By: Sean Donnelly (from The PHia Group, LLC)
Some of our client TPAs have been inquiring about methods to drive utilization. Some clients are recognizing that Plans can potentially save a great deal of money by driving Plan Participants to utilization as opposed to traditional methods of procuring health care. Accordingly, we have researched techniques for how groups can drive Participant utilization of cost-effective health care facilities and cost-saving programs.
Employers that understand proper utilization can identify the waste and inefficiency in their own employee benefit plans and thereby begin to contain the cost of health benefits by holding their health plans and other vendors accountable for meeting reasonable utilization targets.
HOW TO DRIVE UTILIZATION
I. Wellness Programs
The Department of Labor has issued guidance regarding wellness incentives offered by a Plan and how they are regulated. Wellness programs are separated into participation-based, standards-based, and progress-based.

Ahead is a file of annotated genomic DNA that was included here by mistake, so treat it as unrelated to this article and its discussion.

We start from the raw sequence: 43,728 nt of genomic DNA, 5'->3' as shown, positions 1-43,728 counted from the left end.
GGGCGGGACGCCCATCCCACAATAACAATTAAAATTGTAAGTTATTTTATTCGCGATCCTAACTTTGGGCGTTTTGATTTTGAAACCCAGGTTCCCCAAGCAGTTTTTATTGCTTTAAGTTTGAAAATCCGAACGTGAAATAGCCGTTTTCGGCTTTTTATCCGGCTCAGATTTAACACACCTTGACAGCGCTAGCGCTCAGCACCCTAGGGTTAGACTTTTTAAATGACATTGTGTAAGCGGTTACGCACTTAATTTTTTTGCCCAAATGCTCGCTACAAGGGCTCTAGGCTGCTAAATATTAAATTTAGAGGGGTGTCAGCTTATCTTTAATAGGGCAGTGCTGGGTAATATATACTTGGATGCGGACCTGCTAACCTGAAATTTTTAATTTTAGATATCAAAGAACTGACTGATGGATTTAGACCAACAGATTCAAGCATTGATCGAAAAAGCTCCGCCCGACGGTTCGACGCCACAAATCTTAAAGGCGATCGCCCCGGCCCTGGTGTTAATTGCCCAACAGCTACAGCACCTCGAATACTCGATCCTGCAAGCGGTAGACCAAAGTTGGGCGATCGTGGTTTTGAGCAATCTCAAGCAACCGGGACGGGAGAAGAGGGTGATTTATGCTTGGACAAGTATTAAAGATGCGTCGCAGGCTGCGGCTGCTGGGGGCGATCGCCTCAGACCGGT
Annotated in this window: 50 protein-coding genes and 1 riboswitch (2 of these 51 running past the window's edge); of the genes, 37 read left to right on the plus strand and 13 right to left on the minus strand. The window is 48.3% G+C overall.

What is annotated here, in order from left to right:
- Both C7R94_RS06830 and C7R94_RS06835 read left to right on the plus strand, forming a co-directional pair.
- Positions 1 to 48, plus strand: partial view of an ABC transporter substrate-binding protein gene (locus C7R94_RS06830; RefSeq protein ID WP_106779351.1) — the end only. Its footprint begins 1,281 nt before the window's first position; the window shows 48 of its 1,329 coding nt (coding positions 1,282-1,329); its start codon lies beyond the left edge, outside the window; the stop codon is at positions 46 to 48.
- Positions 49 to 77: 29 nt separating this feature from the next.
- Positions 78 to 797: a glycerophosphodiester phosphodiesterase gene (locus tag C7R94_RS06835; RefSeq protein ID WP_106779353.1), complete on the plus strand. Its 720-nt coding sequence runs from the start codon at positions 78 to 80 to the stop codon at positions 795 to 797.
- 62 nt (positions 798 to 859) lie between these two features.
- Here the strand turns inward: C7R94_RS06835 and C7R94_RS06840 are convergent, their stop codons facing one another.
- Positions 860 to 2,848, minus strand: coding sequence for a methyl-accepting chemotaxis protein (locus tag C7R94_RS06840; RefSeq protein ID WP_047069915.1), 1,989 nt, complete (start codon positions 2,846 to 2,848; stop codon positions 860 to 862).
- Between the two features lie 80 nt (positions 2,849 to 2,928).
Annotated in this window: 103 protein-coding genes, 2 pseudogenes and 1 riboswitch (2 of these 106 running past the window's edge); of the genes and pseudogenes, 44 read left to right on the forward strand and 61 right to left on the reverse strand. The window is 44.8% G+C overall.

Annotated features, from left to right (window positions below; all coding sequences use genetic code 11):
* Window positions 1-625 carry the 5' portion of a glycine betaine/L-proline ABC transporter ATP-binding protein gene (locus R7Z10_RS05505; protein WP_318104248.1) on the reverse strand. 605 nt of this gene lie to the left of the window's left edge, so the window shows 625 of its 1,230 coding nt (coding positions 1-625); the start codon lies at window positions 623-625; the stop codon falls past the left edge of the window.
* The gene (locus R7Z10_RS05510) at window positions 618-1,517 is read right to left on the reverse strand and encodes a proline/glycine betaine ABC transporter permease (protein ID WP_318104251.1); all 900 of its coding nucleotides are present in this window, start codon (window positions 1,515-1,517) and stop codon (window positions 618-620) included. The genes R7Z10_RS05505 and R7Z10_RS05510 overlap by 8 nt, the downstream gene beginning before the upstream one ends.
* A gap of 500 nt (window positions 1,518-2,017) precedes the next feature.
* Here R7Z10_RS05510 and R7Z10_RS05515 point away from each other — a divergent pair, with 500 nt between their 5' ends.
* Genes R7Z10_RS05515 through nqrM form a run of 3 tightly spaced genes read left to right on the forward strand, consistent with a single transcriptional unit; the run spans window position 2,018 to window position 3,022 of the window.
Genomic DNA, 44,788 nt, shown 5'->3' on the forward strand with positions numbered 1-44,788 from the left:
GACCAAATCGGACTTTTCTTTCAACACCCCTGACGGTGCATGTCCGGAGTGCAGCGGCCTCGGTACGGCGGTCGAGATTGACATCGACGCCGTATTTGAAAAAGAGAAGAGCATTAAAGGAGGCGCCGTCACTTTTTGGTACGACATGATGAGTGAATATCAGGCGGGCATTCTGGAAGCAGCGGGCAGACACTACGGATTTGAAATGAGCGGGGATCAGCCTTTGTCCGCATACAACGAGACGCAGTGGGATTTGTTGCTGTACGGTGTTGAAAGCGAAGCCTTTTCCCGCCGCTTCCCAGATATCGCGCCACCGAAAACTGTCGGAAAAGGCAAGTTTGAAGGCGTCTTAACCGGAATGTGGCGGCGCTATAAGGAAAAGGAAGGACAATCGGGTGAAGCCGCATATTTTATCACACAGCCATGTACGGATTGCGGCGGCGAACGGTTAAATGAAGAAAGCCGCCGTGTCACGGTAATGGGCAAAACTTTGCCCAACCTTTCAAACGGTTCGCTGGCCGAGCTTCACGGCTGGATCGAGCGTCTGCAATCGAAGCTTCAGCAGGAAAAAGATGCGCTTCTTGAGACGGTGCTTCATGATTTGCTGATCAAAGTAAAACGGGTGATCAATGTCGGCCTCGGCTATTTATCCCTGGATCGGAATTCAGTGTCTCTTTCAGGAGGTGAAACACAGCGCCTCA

A participation-based wellness program is one whereby Participants are rewarded for participation in a program such as membership to a gym. The Plan can reimburse any portion of, for example, a gym membership, as long as the Plan is consistent in its reimbursements and as long as all Participants reasonably have an equal opportunity to participate in the wellness program.
A standards-based wellness program is one whereby Participants are rewarded for attaining a specific goal. An example of a standards-based program is a Plan’s promise of some incentive for attaining a certain weight, or a smoking cessation program.
Standards-based wellness programs are generally considered discriminatory unless the program complies with five rules:
1. The total reward for all the plan’s wellness programs that require satisfaction of a standard related to a health factor is limited – generally, it must not exceed 20 % of the cost of employee-only coverage under the plan. If dependents (such as spouses and/or dependent children) may participate in the wellness program, the reward must not exceed 20 percent of the cost of the coverage in which an employee and any dependents are enrolled.
2. The program must be reasonably designed to promote health and prevent disease.